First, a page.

MYSTERY SEA 05 | mnortham | [a great and riverless ocean]


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- "A new epic work by sound composter - Michael Northam - working from threads of sound from kelp horn and 22-string monochord
- a single track of nearly an hour takes the listener to a shimmering pool just out of arms reach.

This work reflects recent study of the kirana form of raga singing with teacher Michael Stirling overlaid on his usual rich and sensitive work with heavily textured sound combining into a wonderful tension between tonal and atonal spheres of influence."

- mnortham, October 2002.


mnortham is a nomad, an attentive and intuitive observer of neglected lifeforms from which he captures the internal resonances & vibrational essence...
for more than 10 years now, he has shared his many journeys of perception with the curious listeners, leading them through mysterious environments...
His work is a constantly unfolding experience operating on various levels...
"a great and riverless ocean" perpetuates this tradition as well as sowing new seeds...

From a faint circular and buzzing pattern, a cyclic schema is broken out of its stasis to reveal hidden harmonics & radiant occurrences...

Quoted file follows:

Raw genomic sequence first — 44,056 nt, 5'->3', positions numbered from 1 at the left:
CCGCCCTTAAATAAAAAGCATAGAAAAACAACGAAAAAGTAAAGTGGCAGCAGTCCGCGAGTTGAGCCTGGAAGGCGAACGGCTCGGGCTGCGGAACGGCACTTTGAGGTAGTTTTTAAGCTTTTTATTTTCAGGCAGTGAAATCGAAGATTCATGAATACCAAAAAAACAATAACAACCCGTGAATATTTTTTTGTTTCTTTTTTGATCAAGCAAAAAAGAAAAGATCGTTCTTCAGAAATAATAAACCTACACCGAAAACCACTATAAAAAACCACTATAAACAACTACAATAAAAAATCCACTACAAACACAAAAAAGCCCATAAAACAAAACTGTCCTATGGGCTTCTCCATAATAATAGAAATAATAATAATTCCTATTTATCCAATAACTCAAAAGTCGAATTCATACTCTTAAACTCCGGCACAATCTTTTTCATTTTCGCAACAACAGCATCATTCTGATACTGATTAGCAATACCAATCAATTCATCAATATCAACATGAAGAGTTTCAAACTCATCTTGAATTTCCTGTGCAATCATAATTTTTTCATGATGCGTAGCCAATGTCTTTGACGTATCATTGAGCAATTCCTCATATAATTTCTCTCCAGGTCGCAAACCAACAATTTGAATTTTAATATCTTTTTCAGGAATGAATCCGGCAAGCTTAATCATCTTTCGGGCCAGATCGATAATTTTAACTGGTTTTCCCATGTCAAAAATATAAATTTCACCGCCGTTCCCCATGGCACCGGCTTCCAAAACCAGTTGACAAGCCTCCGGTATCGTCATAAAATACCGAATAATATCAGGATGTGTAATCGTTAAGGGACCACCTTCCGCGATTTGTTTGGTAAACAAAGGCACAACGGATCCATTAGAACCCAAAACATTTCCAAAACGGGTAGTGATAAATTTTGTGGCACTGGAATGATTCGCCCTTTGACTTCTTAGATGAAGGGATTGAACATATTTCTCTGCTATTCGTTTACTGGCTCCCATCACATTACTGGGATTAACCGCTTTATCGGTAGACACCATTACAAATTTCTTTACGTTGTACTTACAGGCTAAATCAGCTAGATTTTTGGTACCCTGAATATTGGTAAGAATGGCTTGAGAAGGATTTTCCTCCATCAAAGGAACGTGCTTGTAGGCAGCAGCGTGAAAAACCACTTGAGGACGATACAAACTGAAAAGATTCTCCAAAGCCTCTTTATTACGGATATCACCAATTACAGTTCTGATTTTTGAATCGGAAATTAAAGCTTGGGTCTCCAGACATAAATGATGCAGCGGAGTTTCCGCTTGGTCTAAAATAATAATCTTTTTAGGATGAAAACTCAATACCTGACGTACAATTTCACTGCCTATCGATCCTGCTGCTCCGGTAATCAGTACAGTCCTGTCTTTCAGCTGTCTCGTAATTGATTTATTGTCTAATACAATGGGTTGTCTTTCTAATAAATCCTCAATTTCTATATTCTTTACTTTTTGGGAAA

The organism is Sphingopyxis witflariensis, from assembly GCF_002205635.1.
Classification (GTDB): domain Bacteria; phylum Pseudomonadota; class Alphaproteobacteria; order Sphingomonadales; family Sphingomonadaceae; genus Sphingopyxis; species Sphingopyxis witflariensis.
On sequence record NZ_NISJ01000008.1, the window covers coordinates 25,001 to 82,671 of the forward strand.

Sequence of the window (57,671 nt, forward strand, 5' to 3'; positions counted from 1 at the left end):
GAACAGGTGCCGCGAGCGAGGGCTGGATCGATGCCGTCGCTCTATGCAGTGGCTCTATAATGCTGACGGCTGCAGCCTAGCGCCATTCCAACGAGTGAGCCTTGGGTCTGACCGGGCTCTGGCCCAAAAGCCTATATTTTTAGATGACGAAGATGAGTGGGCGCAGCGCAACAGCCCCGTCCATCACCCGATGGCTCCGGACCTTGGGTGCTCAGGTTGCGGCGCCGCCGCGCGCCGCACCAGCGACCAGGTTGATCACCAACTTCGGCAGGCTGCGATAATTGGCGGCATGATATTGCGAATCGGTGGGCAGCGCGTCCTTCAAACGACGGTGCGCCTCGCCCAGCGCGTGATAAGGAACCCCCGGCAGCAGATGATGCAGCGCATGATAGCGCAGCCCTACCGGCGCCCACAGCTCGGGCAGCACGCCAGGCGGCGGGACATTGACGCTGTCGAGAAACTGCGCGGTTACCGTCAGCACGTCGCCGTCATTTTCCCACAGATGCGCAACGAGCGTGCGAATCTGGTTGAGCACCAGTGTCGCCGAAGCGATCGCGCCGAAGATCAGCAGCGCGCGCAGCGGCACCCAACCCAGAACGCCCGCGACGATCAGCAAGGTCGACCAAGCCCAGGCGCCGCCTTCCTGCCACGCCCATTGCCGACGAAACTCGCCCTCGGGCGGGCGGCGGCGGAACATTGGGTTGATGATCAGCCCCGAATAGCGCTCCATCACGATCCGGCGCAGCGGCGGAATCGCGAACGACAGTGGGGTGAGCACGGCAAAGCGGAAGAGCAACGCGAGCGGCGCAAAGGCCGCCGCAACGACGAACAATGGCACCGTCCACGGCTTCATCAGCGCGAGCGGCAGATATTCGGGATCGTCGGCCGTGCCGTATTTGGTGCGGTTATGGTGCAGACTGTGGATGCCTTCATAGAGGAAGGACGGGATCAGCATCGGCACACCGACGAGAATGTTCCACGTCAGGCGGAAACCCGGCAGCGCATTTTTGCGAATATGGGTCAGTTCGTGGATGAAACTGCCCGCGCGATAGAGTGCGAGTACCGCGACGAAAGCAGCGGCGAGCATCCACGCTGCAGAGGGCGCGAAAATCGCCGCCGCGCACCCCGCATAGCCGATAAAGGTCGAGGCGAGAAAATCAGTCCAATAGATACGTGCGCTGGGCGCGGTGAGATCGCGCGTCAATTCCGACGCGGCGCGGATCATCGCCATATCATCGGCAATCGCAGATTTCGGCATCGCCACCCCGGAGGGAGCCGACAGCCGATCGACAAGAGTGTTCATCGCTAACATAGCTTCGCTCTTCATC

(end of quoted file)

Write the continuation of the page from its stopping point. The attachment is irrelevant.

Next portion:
recomposing themselves through superimposition, elements gradually grow into a distinct entity, a sonic metaphor of molecular activity...
For those who like to come closer to the apprehension of reality, "a great and riverless ocean" is a gaze beyond reflections, a shortcut to imaginary landscapes, a fluid raga for meditation...


01. a great and riverless ocean




VITAL WEEKLY 362|Frans de Waard
Michael Northam, aka mnortham, is a world traveller, he never stays in one place for very long.
His music is recorded in those places, using other people's equipment, soaking new ideas, and then moving on.
That's maybe the right spirit to keep one's work fresh.

mnortham's music evolves around the greater idea of the drone. Either captured via the microphone in some environment, but sometimes also via computer processing.
On 'A Great And Riverless Ocean', mnortham uses 'kelp horn, 20 string zither and walfisch computer' - honestly I can only imagine a 20 string zither.
In 54 minutes he depicts us an ocean - leaving early morning, when the sea is all calm, but slowly as we move over the waves, thunder and darkness, wind and storm arrive.
Halfway through the disc there is short, but powerful outburst. This lasts only a short moment, and the quietness takes over again - but things do seem to have changed, it's not the same calmness as before.
The work ends as quiet as it started.
'A Great And Riverless Ocean' is a typical mnortham work : it explores the overtones of sound and takes great pace to tell you a story.
If names like Mirror, Jonathan Coleclough, Monos, Ora or their US counterparts as Jgrzinich or Seth Nehil speak to you, then I'm sure mnortham belongs to your repertoire too, if not already.

vital weekly

Rated : A-
With his kelp horn, 20 string zyther and 'walfisch' computer, mnortham pours forth a sea of ambiguously droning harmonics in one single track (53:58). Faint, keening streams seep in from far away, simply hovering in vast mistiness as far as the ear can hear...coarser, though not really scathing, textures begin to boil into the mix as gleaming metal vapors churn.
At 25:30, the rising tide stutters and fades back... but resolutely continues its everflowing energies.